Warwickshire have been compensated for their loss of an Ashes Test in 2013 by again being handed the most lucrative day in the domestic cricket calendar.
Edgbaston will stage Finals Day of the Friends Life t20 on Saturday 17 August.
That comes on top of Edgbaston also being awarded the Champions Trophy final, as well as the England-Australia qualifying group game, next June.
"It's excellent for Edgbaston and the city of Birmingham," Bears chief executive Colin Povey told BBC WM.
"One of the reasons we built this stadium was to win the right to host games like these."
Landmark events at Edgbaston
- Originally a grazing meadow, its owner Lord Calthorpe authorised its lease for cricket purposes and the first match was between Warwickshire and the MCC in June 1886
- Edgbaston was recognised as a Test venue in 1902 but hosted only four matches up until England v West Indies in 1957, the match in which Peter May and Colin Cowdrey put on 411 for the fourth wicket - still England's highest-ever Test partnership
- Edgbaston hosted the first-ever one-day international in England when the hosts beat Australia by two wickets in 1972
- Edgbaston played a key role in England's Ashes glory in 1981 (when Ian Botham took 5-1 to win the Test and put his team 2-1 up in the series), just as it was also to do in 1985 and 2005, the turning point of the series
- It was the ground where Brian Lara made the highest first-class score of all time there (501* for Warwickshire v Durham, June 1994)
- Edgbaston staged Australia's dramatic last-ball World Cup semi-final win over South Africa in 1999
- Twenty20 finals day came to Birmingham for the first time in 2004, the second year of the competition. The Bears held it again in 2007, 2009 and 2011
It will be the fifth Finals Day to be staged at Edgbaston - and it also marks the start of four consecutive years in which Warwickshire will stage the prestigious event.
"In just 11 years since the introduction of Twenty20 cricket, Finals Day has become one of the marquee events in the British sporting calendar and Edgbaston is honoured to be hosting it for the next four years," added Povey.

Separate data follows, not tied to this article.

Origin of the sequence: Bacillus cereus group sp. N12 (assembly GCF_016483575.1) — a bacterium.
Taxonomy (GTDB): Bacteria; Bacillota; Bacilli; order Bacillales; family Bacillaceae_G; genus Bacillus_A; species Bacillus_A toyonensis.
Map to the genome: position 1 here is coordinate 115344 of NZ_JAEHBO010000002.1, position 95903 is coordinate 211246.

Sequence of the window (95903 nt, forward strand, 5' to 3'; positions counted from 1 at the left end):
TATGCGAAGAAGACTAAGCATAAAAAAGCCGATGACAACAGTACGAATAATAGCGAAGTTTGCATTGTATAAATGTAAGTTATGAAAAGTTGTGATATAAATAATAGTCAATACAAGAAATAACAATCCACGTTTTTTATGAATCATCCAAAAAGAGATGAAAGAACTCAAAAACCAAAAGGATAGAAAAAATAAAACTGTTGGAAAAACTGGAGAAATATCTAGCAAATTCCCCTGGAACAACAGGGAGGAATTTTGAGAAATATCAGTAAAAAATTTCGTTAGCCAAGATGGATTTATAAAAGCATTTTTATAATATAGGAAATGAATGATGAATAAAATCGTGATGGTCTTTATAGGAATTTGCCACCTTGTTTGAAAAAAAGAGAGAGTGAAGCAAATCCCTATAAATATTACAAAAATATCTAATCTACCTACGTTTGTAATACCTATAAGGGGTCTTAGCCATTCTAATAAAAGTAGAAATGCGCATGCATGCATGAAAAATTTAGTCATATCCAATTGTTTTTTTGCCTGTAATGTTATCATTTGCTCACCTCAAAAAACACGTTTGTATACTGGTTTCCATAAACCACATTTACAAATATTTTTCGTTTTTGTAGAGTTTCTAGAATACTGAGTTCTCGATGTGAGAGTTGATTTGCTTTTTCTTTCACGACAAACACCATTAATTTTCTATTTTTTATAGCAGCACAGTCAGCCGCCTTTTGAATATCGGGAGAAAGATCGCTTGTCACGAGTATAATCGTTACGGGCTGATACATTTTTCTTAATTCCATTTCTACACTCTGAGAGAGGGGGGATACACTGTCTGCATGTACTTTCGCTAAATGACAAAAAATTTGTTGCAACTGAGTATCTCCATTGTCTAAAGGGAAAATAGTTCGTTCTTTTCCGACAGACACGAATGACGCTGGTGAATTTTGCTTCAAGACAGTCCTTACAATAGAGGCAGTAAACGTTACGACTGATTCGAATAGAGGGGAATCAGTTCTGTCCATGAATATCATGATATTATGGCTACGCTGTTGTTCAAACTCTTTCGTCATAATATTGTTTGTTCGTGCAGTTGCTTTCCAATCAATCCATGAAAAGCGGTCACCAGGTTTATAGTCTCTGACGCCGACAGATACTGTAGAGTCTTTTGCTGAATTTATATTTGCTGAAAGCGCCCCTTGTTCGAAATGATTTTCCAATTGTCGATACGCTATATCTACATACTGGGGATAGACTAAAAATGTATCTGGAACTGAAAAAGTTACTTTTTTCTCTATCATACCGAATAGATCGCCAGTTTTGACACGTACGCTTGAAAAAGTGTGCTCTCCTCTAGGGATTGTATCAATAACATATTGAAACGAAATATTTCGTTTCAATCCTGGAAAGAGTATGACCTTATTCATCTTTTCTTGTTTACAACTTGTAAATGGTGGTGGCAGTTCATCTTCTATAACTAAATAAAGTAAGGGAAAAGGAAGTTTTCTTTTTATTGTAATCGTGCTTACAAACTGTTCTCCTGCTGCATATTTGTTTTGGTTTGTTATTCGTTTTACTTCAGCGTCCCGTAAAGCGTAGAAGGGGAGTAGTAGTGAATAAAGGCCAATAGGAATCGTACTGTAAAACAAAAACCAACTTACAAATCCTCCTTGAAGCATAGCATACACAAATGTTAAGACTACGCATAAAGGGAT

It also further helps cushion the losses Warwickshire suffered this summer owing to the weather.
Not only did the Bears lose three full days of the third Test against the West Indies in June, they also had the following month's one-day international against Australia rained off.
In addition the traditionally well-attended home Twenty20 clash with neighbours Worcestershire was also washed out.
"It's just been a difficult summer," Povey told BBC WM. "For certain revenue streams we can be insured, as we were for all the big international games and we had cover in place to a large extent.
"But the one-day international was just such a sad day for the 16,000 we had here. As quickly as we got the covers off each time, it just started raining again. You really feel for the fans.
"But we're not alone. Plenty of counties have suffered in domestic cricket, particularly in the Twenty20."
On top of hosting the FLt20, the Bears will also stage several key games in the Champions Trophy in mid-summer.
"It's great to have the final, and we've also got a strong allocation of group games.
"We haven't got a Test in the Ashes series, so it's a plum fixture to get the Aussies here for the Champions Trophy.
"From their comments this summer, they were pleased to be here and think we have a real world-class stadium.
"And India versus Pakistan, maybe it's not one for the traditional English fan, but it should be bouncing. The atmosphere should be electric."